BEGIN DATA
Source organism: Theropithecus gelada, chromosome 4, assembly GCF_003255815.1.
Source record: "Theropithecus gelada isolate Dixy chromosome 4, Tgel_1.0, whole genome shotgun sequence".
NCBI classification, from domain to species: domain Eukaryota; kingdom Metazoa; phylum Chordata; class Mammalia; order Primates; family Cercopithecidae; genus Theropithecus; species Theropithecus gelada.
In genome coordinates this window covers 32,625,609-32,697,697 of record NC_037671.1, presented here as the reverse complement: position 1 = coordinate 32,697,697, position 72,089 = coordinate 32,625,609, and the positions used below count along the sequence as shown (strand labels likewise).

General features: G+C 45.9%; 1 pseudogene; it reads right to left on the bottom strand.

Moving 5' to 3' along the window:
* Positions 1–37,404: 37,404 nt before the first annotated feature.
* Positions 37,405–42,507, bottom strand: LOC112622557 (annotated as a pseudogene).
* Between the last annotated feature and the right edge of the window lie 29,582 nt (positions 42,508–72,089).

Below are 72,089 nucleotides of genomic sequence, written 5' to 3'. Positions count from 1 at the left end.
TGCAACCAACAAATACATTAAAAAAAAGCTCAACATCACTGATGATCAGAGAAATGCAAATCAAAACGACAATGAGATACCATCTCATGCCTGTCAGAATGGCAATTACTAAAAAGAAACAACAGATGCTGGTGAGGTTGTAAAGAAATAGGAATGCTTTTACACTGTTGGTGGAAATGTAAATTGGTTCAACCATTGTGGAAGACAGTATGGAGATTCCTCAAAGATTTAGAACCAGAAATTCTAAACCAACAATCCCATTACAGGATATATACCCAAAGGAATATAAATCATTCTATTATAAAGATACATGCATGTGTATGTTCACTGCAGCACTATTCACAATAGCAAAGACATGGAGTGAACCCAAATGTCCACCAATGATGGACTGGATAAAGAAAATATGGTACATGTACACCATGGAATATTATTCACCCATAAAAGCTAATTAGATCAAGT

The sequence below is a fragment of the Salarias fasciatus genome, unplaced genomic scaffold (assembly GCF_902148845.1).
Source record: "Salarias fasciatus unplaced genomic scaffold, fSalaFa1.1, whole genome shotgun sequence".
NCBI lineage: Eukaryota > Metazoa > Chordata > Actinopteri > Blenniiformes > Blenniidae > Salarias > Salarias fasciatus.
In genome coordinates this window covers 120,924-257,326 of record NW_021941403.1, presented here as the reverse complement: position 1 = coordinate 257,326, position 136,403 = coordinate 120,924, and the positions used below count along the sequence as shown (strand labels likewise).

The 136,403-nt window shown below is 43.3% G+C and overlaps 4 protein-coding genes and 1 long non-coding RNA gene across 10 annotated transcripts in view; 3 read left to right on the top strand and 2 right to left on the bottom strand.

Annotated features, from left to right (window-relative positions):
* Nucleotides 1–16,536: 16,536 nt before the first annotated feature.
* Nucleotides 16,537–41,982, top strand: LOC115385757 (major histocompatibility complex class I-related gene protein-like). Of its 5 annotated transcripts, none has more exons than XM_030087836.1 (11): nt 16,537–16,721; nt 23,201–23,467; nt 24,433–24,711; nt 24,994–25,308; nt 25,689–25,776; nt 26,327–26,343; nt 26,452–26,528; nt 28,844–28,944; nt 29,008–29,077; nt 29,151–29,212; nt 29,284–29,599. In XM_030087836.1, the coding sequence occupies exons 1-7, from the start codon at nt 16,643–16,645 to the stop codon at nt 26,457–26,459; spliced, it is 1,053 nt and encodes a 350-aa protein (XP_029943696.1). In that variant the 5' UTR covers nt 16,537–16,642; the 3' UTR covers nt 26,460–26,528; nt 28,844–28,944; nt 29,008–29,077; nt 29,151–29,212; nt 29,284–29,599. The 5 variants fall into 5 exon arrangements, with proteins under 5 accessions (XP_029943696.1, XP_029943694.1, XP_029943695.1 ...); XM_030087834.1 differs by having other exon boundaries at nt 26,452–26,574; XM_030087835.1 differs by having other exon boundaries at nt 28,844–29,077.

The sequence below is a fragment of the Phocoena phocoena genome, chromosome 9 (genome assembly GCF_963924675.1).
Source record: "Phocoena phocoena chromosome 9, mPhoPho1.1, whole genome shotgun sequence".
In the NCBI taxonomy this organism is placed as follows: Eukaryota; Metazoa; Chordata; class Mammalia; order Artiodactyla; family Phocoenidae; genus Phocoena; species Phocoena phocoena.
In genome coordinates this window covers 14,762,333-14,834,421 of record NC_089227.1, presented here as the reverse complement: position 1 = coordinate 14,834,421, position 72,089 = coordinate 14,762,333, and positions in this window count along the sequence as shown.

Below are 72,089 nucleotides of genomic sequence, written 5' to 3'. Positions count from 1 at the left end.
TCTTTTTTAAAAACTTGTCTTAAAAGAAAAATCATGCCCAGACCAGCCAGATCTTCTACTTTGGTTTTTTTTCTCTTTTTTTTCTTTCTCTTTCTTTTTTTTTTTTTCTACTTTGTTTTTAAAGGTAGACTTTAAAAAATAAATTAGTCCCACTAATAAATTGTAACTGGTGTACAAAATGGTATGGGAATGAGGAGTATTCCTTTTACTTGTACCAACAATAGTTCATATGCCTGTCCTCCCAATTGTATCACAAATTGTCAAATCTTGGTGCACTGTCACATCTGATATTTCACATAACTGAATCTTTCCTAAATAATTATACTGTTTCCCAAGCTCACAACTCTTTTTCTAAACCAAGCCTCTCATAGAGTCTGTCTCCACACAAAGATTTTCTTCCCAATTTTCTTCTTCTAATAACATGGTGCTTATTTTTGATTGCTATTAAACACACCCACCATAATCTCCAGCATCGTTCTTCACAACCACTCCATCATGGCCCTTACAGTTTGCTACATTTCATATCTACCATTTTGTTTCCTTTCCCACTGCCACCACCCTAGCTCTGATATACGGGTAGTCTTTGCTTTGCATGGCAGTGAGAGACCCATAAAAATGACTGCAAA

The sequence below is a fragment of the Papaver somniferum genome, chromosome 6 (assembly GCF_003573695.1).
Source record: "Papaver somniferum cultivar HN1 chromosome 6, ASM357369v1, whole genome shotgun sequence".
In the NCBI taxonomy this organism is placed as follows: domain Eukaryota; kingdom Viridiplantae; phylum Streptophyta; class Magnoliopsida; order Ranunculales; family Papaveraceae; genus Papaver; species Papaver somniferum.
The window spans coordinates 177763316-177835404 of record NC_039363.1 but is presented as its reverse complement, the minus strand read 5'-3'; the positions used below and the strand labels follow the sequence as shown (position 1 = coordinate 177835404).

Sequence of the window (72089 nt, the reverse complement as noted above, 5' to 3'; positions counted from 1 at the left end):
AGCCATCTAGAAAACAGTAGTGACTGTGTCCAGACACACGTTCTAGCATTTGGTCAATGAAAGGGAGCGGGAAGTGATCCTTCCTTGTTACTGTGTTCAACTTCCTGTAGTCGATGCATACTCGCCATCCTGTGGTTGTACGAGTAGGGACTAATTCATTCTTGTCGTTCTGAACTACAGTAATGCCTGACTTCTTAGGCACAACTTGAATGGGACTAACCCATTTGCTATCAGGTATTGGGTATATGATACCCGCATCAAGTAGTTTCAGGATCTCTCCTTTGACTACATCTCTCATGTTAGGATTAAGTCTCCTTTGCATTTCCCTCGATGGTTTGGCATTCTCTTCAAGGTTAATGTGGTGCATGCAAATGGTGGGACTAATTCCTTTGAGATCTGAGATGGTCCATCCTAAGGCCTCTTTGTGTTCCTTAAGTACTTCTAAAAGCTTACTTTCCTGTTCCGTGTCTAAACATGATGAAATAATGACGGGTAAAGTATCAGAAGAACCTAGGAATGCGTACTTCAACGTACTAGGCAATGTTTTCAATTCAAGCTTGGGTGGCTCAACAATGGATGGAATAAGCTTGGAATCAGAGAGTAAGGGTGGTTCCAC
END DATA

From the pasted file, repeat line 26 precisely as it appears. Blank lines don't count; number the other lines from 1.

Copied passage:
The sequence below is a fragment of the Papaver somniferum genome, chromosome 6 (assembly GCF_003573695.1).